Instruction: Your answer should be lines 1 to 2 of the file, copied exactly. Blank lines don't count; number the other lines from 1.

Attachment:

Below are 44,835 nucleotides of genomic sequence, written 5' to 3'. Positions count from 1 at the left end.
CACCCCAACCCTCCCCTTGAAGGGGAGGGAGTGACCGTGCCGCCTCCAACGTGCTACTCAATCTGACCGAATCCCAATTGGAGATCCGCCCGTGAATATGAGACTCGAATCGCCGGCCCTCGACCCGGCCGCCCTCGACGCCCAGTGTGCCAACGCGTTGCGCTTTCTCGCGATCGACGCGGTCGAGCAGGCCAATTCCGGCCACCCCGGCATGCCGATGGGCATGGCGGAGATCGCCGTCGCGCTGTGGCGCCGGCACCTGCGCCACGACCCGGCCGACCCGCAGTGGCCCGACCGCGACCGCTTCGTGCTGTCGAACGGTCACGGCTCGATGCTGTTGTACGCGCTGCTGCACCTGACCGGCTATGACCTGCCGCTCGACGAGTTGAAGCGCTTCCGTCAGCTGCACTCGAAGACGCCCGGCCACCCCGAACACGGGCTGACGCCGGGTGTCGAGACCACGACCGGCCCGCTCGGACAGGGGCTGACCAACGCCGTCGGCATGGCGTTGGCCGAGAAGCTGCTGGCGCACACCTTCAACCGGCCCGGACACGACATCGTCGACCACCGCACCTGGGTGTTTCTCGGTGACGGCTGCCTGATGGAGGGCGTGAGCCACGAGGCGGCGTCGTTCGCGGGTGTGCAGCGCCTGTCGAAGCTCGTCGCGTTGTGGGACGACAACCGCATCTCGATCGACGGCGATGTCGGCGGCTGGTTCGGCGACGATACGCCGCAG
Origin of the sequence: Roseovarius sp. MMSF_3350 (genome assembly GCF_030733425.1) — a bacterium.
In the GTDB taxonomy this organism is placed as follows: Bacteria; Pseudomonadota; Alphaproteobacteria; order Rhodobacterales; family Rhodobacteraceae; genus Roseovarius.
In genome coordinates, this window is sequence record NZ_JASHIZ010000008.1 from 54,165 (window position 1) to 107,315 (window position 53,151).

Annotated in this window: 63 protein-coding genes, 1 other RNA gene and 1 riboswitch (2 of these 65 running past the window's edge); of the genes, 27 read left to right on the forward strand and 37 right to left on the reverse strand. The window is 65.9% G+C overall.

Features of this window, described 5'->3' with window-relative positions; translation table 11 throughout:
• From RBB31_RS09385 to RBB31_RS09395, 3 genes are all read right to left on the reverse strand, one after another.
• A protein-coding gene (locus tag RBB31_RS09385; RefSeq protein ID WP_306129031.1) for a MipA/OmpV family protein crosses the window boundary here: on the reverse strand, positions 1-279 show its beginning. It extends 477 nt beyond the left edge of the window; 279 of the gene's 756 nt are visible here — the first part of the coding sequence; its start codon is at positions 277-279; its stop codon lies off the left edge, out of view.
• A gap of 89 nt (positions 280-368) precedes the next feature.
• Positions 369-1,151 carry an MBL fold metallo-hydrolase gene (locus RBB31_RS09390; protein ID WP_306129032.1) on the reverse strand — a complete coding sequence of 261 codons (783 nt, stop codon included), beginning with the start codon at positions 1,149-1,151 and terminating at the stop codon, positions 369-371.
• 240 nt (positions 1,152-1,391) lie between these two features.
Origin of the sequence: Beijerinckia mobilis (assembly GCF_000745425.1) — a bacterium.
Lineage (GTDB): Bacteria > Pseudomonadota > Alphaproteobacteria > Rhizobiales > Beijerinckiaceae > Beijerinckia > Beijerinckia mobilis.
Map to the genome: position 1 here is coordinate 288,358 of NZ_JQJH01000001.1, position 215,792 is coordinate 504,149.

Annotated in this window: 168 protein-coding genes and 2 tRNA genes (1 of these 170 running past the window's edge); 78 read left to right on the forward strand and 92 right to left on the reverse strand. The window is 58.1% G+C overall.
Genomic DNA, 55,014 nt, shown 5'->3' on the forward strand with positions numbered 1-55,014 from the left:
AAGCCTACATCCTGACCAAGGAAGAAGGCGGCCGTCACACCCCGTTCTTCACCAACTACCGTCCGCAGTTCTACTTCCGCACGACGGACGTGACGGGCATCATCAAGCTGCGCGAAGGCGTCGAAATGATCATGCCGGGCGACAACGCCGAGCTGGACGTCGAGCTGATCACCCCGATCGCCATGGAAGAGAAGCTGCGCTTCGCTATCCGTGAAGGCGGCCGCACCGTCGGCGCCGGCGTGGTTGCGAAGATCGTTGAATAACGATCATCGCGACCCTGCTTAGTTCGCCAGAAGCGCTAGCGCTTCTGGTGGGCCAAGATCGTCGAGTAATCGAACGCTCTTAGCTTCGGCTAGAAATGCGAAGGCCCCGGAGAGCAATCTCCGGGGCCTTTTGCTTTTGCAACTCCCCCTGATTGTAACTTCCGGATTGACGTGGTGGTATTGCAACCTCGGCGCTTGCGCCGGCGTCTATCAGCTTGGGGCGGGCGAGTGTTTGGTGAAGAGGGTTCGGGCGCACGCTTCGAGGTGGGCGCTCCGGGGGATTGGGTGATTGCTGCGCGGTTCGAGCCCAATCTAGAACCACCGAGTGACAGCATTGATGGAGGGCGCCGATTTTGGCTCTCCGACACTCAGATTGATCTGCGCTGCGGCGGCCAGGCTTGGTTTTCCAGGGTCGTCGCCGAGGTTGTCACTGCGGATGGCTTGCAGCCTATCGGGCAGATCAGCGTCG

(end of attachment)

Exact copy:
Below are 44,835 nucleotides of genomic sequence, written 5' to 3'. Positions count from 1 at the left end.
CACCCCAACCCTCCCCTTGAAGGGGAGGGAGTGACCGTGCCGCCTCCAACGTGCTACTCAATCTGACCGAATCCCAATTGGAGATCCGCCCGTGAATATGAGACTCGAATCGCCGGCCCTCGACCCGGCCGCCCTCGACGCCCAGTGTGCCAACGCGTTGCGCTTTCTCGCGATCGACGCGGTCGAGCAGGCCAATTCCGGCCACCCCGGCATGCCGATGGGCATGGCGGAGATCGCCGTCGCGCTGTGGCGCCGGCACCTGCGCCACGACCCGGCCGACCCGCAGTGGCCCGACCGCGACCGCTTCGTGCTGTCGAACGGTCACGGCTCGATGCTGTTGTACGCGCTGCTGCACCTGACCGGCTATGACCTGCCGCTCGACGAGTTGAAGCGCTTCCGTCAGCTGCACTCGAAGACGCCCGGCCACCCCGAACACGGGCTGACGCCGGGTGTCGAGACCACGACCGGCCCGCTCGGACAGGGGCTGACCAACGCCGTCGGCATGGCGTTGGCCGAGAAGCTGCTGGCGCACACCTTCAACCGGCCCGGACACGACATCGTCGACCACCGCACCTGGGTGTTTCTCGGTGACGGCTGCCTGATGGAGGGCGTGAGCCACGAGGCGGCGTCGTTCGCGGGTGTGCAGCGCCTGTCGAAGCTCGTCGCGTTGTGGGACGACAACCGCATCTCGATCGACGGCGATGTCGGCGGCTGGTTCGGCGACGATACGCCGCAG